A Homily for the Nineteenth Sunday in Ordinary Time
Sunday, August 13, 2023
Holy Ghost Church – 5:00 Mass
1 Kings 19:9a, 11-13a; Psalm 85:9, 10, 11-12, 13-14; Romans 9:1-5; Matthew 14:22-33
Today’s Gospel reading takes place immediately following what we refer to as the Feeding of the Five Thousand, that incredible miracle where Jesus multiplies five loaves and two fish to feed 5,000 men plus the women and children present, not to mention twelve wicker baskets full of leftovers. Keep in mind that the disciples had just witnessed this incredible miracle as you reflect on today’s Gospel story.
After a long day of teaching and performing this miraculous feeding, Jesus needed to recharge. How did he do this? He went by himself up on a mountain to pray. He entered into prayerful silence to be with his Father and give thanks for all the Father had worked through him that day.
Jesus is showing us that we must each set aside time for prayer every day, no matter how busy we are. We must not let anything prevent us from praying every day. Even Jesus, the Son of God, made time for daily prayer!
The primary lesson Jesus taught on this occasion was that prayer is the preparation we need to overcome obstacles in life and to confront fear with perfect faith. The Gospel today gives us two examples of obstacles that can be overcome by prayer.
By walking on the stormy sea Jesus shows us that when we make our personal prayer life a priority, God will lead us to accomplish that which appears to be impossible, trusting him completely as we experience the storms that come our way. It most likely won’t be literally walking on water, but Jesus’ walking on water after spending the night in prayer is symbolic of how we must each prepare to overcome the “impossibilities” we face in life.
The second example of prayer we see in today’s Gospel is Peter’s example. While scripture doesn’t tell us whether or not Peter had been praying prior to seeing Jesus walk on the stormy sea, we can imagine that he was quite likely too busy managing the boat in the storm to be practicing mental prayer and reflecting deeply on the miracle that had just occurred. He was busy and probably worn out from a long day. Sounds familiar, doesn’t it? How many of us think we’re just too busy to spend time in prayer every day?
To his credit, Peter did step out of the boat in faith when Jesus called him, but his faith didn’t last long when he realized what he had done and it doesn’t seem as though he prayed until he started to sink. Then he prayed, “Lord, save me!” This was the prayer of one who prays out of a present need rather than out of pure love of God. It is the prayer of so many of us.
Too often, Peter’s prayer – Lord, save me! Lord, help me! – exemplifies the prayer life many Christians have. We often wait to pray until we need help and are sinking. While there’s nothing wrong with asking God for help in times of distress, this can’t be the only time we pray.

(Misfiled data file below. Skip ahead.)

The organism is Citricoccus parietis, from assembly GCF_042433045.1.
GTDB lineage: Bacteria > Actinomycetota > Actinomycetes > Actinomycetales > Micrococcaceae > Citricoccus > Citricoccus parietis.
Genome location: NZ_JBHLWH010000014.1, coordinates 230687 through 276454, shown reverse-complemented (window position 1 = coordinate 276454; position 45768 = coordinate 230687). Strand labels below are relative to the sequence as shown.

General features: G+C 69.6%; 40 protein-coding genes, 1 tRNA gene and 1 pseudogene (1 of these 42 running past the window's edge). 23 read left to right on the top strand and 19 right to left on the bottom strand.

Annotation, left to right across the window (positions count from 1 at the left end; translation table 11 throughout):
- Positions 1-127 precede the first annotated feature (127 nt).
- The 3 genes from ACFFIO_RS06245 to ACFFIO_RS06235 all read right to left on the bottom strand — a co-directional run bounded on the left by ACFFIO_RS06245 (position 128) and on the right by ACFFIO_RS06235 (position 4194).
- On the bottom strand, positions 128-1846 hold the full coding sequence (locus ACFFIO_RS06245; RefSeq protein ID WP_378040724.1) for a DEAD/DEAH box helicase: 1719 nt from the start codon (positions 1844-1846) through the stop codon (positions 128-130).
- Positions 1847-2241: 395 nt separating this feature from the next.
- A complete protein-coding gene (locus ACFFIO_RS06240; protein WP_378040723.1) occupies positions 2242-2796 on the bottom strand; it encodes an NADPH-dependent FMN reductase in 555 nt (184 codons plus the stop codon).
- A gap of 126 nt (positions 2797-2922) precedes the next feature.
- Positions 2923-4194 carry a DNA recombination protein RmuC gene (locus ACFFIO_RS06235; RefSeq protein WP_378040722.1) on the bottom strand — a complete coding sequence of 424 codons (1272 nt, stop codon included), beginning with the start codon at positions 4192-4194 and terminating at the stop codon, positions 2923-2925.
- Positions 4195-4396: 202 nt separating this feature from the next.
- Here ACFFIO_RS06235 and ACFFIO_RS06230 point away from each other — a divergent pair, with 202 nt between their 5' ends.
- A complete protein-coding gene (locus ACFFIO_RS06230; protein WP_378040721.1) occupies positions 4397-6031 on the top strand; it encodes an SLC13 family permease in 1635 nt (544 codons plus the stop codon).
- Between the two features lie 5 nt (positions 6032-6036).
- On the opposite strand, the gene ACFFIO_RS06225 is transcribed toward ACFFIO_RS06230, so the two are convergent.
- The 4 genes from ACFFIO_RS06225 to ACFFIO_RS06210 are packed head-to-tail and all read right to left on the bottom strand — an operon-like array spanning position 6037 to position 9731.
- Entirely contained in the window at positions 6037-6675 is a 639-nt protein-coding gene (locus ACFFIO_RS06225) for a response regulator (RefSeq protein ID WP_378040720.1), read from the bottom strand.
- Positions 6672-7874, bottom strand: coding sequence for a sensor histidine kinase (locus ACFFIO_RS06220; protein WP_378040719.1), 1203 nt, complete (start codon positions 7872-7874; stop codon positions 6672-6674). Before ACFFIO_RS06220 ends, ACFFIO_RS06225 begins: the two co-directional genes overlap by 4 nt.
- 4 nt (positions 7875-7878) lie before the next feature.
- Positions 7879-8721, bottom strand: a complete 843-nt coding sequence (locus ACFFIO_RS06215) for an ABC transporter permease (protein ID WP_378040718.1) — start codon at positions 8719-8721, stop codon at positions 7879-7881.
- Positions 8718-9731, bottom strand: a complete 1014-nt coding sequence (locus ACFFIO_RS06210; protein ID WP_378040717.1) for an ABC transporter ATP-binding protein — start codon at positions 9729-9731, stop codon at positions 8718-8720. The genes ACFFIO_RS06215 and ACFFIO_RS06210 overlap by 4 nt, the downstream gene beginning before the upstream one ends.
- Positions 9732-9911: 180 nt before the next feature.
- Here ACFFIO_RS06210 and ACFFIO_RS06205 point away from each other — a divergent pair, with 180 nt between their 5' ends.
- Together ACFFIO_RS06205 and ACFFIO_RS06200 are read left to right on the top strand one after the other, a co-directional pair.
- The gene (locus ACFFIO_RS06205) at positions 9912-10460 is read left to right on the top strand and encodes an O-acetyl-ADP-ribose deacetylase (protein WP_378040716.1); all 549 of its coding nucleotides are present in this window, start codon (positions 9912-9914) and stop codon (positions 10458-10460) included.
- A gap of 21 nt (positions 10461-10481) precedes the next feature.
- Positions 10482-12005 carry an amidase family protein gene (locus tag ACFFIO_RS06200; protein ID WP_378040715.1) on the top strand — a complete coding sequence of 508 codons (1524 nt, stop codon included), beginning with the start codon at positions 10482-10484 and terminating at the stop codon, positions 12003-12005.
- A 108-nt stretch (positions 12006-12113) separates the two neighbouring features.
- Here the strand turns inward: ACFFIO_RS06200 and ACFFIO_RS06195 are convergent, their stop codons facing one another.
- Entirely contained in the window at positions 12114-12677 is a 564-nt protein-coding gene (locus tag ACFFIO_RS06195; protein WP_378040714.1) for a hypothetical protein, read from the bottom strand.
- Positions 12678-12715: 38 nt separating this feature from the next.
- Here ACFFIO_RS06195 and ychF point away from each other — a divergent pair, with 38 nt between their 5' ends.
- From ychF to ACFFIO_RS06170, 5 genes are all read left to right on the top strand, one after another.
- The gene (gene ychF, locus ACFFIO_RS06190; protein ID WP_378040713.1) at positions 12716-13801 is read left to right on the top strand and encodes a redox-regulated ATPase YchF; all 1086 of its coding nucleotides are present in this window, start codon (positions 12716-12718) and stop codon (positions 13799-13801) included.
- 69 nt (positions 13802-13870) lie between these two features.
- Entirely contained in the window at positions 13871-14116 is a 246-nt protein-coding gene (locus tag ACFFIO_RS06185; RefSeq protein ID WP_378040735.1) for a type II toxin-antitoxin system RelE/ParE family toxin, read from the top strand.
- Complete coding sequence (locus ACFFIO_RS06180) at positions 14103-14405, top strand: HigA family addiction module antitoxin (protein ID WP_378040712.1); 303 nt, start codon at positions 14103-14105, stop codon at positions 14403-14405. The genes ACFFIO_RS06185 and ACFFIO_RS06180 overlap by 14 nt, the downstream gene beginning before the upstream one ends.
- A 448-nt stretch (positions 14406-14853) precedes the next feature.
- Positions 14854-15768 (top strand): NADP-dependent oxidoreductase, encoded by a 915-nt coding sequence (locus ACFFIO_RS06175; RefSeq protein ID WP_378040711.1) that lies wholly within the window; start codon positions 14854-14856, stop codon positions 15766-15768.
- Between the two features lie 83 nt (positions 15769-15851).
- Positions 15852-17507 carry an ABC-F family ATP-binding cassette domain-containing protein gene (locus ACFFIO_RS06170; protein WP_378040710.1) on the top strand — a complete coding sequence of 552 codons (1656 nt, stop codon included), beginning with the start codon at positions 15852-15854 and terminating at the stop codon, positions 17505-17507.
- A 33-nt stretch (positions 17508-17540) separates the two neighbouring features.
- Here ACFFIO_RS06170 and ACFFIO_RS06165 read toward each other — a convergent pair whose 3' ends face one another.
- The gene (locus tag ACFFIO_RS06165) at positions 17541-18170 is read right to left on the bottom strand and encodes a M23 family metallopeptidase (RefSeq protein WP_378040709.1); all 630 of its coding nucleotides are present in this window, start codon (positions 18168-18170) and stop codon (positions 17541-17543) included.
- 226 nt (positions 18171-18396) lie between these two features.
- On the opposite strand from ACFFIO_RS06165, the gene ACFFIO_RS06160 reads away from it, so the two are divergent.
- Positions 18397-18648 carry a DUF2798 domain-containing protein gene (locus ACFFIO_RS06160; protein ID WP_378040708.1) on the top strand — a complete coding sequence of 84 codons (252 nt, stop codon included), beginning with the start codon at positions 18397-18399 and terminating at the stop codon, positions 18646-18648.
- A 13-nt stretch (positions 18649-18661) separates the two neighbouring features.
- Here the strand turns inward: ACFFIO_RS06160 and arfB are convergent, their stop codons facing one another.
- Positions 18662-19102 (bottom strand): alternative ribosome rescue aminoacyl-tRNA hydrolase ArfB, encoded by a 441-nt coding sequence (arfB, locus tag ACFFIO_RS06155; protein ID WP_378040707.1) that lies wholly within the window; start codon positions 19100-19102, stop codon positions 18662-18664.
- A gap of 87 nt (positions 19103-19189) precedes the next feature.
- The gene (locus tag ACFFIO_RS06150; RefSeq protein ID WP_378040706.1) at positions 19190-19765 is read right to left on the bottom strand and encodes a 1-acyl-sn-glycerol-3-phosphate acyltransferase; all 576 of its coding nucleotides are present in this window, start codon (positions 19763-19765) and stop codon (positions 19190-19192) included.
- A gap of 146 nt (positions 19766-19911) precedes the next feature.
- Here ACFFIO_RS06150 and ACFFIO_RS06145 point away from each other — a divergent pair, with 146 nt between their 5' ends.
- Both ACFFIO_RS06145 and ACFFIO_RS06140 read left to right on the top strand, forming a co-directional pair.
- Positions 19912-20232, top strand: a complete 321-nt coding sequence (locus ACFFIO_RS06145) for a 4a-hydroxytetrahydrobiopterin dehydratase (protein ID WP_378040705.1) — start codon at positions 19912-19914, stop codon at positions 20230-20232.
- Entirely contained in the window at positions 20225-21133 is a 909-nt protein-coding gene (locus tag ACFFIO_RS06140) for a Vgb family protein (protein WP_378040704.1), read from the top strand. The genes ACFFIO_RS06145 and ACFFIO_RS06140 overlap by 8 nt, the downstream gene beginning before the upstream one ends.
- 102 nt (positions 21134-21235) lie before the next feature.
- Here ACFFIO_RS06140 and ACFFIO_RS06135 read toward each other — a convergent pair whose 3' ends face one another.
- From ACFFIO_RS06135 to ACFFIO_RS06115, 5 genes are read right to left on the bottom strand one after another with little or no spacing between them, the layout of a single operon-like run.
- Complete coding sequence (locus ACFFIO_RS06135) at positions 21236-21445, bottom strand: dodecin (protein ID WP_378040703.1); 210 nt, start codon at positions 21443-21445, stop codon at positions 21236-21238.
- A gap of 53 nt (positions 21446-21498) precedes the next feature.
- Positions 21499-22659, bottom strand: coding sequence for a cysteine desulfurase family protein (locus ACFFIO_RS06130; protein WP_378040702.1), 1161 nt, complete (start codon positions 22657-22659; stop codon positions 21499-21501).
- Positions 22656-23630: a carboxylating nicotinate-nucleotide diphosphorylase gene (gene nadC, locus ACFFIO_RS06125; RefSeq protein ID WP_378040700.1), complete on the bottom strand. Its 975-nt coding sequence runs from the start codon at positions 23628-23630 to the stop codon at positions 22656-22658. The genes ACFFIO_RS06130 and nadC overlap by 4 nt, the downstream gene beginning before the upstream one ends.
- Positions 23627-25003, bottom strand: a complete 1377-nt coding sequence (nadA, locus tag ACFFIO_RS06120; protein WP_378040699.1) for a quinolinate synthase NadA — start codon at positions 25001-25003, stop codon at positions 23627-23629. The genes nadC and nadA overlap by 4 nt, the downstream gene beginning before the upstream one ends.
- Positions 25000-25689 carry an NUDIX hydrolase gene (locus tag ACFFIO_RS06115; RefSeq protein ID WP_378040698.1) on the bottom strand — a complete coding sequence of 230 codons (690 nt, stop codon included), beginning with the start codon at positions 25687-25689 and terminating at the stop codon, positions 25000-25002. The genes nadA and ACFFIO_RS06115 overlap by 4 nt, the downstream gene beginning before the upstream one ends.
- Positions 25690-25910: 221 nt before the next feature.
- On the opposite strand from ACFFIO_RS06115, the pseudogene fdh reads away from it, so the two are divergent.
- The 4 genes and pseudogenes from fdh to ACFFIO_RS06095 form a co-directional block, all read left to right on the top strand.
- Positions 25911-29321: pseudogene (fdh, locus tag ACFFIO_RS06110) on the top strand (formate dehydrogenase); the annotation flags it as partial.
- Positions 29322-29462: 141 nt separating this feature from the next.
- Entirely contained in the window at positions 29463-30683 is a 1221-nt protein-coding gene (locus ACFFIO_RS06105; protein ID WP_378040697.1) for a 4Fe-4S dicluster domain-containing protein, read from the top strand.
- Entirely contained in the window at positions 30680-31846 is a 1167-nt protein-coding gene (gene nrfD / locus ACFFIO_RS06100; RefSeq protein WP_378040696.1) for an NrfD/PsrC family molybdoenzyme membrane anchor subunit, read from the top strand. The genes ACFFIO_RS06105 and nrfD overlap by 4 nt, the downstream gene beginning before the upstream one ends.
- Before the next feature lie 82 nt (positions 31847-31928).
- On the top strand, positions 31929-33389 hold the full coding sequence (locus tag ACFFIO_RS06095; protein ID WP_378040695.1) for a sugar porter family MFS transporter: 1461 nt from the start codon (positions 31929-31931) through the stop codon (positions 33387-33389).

Praying at least twice a day is ideal, first thing in the morning and just before going to bed. Our morning prayer prepares us for the day ahead and our night prayer gives us time to reflect on how well we did that day. At night we should look back over our day and give thanks to God for the blessings he sent our way and also tell him that we’re sorry for the times we failed him. If we’re honest, we should be able to identify both.
I think it’s safe to say that many of us have never been taught to pray, other than praying at Mass and reciting a few well-known prayers. We may not know where to start when it comes to private, personal prayer where we spend time alone with God. If that’s your situation, I have several excellent resources on prayer that I’d like to encourage you to check out.
They can be found at deaconscott.com, where I publish all of my homilies.
This homily will be published there by tomorrow morning and will include links to these prayer resources. The link to my site can also be found on the Clergy page of our parish website if you forget deaconscott.com.
Dear friends in Christ, nothing is more important than consistent daily prayer, it is literally food for the soul. We shouldn’t pray only when we feel trapped or feel like we’re sinking. Instead, we must all establish an unbreakable habit of daily prayer for the simple reason that it is good and right to do so and because of the daily nourishment it provides our soul.
We won’t always feel like praying, but keeping a daily prayer routine should not be contingent on how we feel. It’s about making a commitment to give God time each day to show him gratitude for our lives and for the many blessings he has given us. It’s also about listening to him when we need help and saying we’re sorry for the times we’ve failed him.
The fruit of a faithful life of daily prayer is that no matter what storms come our way, we will be able to go through them with serenity and faith in God’s goodness. It’s never too late to start a regular routine of daily prayer. And if you are already praying daily, it’s never too late to go even deeper. You’ll be amazed at how this will change your life! God bless you.